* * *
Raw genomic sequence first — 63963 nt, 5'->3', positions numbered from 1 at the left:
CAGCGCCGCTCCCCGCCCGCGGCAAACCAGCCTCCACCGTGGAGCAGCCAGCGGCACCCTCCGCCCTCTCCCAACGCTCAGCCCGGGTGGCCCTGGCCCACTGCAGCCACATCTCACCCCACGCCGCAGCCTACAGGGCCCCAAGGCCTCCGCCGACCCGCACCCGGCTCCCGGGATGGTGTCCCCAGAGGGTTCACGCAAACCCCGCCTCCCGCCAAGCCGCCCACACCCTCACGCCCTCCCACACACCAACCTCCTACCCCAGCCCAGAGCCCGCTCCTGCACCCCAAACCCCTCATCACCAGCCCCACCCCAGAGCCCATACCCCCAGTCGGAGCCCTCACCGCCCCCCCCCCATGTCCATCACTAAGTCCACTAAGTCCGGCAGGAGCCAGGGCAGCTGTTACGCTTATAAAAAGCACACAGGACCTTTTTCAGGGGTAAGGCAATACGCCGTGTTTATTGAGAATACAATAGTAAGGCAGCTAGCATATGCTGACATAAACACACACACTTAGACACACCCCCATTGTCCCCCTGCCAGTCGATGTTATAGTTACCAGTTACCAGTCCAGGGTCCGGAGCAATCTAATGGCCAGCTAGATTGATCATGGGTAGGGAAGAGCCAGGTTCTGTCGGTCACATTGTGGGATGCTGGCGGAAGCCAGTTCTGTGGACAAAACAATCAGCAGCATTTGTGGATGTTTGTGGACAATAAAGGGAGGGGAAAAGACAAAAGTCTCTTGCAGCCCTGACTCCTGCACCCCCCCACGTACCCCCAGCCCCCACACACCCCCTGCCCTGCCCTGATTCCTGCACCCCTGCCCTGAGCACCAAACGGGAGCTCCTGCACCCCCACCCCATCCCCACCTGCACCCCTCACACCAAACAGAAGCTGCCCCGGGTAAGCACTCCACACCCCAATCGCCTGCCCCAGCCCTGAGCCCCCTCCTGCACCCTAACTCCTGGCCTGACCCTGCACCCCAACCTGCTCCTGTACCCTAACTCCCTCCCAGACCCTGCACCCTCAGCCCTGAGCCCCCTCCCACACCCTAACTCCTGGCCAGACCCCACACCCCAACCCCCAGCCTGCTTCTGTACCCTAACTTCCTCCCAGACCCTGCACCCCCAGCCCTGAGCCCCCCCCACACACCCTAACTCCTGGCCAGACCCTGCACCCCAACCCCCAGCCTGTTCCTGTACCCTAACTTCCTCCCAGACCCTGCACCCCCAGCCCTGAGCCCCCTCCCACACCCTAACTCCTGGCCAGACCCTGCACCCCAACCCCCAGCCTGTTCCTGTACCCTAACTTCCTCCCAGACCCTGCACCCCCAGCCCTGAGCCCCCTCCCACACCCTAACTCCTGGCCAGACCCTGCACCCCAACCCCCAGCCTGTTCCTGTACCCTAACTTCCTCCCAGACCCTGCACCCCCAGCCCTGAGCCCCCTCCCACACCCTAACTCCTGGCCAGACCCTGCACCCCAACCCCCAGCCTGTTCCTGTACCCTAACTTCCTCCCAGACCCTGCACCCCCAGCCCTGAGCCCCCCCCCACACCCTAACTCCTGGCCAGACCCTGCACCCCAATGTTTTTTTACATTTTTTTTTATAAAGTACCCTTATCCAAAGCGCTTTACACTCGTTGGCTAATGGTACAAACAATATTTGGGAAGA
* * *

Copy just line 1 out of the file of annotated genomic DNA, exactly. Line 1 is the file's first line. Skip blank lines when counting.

Raw genomic sequence first — 63963 nt, 5'->3', positions numbered from 1 at the left: